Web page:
Culture, perception, and beliefs
Jul 2022

How does culture influence economic behavior?

Culture is a core element of human coexistence and encompasses all areas of life, including the economy. The influence of culture on various economic dimensions is the subject of numerous studies and provides important insights into core issues of economic behavior: Which rules and incentives are needed for a successful corporate culture? What role do cultural values play in financial decisions? How can we identify and change harmful practices based on misbeliefs and misconceptions? Answers to these and other important questions are provided by numerous experts in lectures, interviews, and papers made possible by the UBS Center.

Culture is a core element of human coexistence and encompasses all areas of life, including the economy. The influence of culture on various economic dimensions is the subject of numerous studies and provides important insights into core issues of economic behavior: Which rules and incentives are needed for a successful corporate culture? What role do cultural values play in financial decisions? How can we identify and change harmful practices based on misbeliefs and misconceptions? Answers to these and other important questions are provided by numerous experts in lectures, interviews, and papers made possible by the UBS Center.

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Quotes

Nothing in life is as important as you think it is, while you are thinking about it.
Opinions, 16.4.2013
Daniel Kahneman
You may think you are doing well out of markets and behave quite rationally, but in fact you are being taken for a ‘phool’.
Opinions, 2.6.2016
Nobel laureate Robert J. Shiller
We are taking the pain of paying away completely.
Opinions, 24.1.2018
Dan Ariely
Not cultural divergence has increased, but nationalism.
Forum for Economic Dialogue, 12.11.2018
Guido Tabellini
The higher the GDP per capita in a country, the greater the variance in cultural preferences between women and men.
Forum for Economic Dialogue, 12.11.2018
Armin Falk
People want to work for a company that shares their vision and values.
Forum for Economic Dialogue, 12.11.2018
Simona Scarpaleggia
WEIRD people are often far removed from the means of distribution, for example when it comes to loyalty to one’s own group and fairness towards strangers.
Forum for Economic Dialogue, 12.11.2018
Joe Henrich
Effective leaders recognize the power of words. The words a leader uses, and how they are delivered, can greatly affect the extent to which workers exert effort in pursuit of a common goal. In many instances, words may have a stronger effect than financial incentives.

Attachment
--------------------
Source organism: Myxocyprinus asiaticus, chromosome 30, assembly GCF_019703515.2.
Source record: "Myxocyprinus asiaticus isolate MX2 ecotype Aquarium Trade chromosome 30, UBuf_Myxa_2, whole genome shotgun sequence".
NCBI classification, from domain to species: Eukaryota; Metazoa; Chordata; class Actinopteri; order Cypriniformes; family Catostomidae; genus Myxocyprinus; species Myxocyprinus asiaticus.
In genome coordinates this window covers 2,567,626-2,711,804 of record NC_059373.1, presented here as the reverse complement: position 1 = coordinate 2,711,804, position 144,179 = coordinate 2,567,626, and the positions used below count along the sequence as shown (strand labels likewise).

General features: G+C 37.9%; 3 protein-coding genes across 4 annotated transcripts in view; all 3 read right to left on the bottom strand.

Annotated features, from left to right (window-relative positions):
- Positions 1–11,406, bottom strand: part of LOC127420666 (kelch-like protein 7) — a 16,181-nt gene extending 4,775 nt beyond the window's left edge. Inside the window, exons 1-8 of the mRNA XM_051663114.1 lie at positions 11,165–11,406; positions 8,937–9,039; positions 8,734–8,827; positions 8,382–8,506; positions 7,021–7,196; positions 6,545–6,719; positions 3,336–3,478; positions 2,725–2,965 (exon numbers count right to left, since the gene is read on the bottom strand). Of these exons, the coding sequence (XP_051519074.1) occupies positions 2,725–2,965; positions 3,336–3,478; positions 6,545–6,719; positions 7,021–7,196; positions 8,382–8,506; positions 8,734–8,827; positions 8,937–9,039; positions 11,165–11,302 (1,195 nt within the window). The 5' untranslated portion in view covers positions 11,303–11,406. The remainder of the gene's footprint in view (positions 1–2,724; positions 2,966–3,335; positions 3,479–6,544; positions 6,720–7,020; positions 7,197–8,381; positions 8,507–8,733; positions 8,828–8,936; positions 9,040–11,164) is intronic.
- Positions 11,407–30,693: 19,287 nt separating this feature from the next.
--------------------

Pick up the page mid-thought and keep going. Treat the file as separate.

UBS Center Public Paper No 3
Roberto Weber
Those firms in which the employees perceive their top managers as trustworthy and ethical in their business practices show higher productivity and profits.
UBS Center Public Paper No 7
Ernst Fehr
Economic and institutional forces do not automatically lead to cultural convergence.
UBS Center Policy Brief No 3/18
Josef Zweimüller
The vast majority of young married men in Saudi Arabia privately support the participation of women in the labor market.
UBS Center Policy Brief No 1/19
David Yanagizawa-Drott

Publications

The UBS Center offers two publication series. The Public Paper series makes research on topics of key social relevance available to a broader audience in a simplified, compact, and highly readable format. The Policy Brief series can give governments and businesses the rigorous and clear insights necessary for informed debates and decisions. They are a condensed and non-technical version of some of our top research papers.

The economics of effective leadership

Economists have typically assumed that the only way, as a leader, to get people to do things is to use carrots (e.g., pay raises) or sticks (e.g., threats of firing) to incentivize the behavior. One of the important contributions of recent research on leadership is to test the extent to which this really is true. Can leaders also motivate and inspire workers with their statements and speeches? Or, is the creation of hard incentives the only way to get followers to do something? Public paper No. 3 by Roberto Weber overviews the development in economic science on this subject.

Behavioral foundations of corporate culture

A sound corporate culture drives a company’s overall performance sustainably – this is not only common sense, but also evidenced in research. Why is culture so important for economic success, and what are the characteristics of a successful corporate culture? Public Paper No 7 by Ernst Fehr puts cooperation and feedback center stage.

Culture and work attitude – Varations in unemployment duration across the Swiss language border

To what extent can differences in culture and attitudes towards work explain differences in unemployment across time and space? Policy brief No. 3/18 by Josef Zweimüller examines variations in the time that unemployed people in Switzerland spend looking for work, comparing residents of Swiss nationality who speak German with residents who speak French or Italian.

Trapped by misperceptions – Women, work, and social norms in Saudi Arabia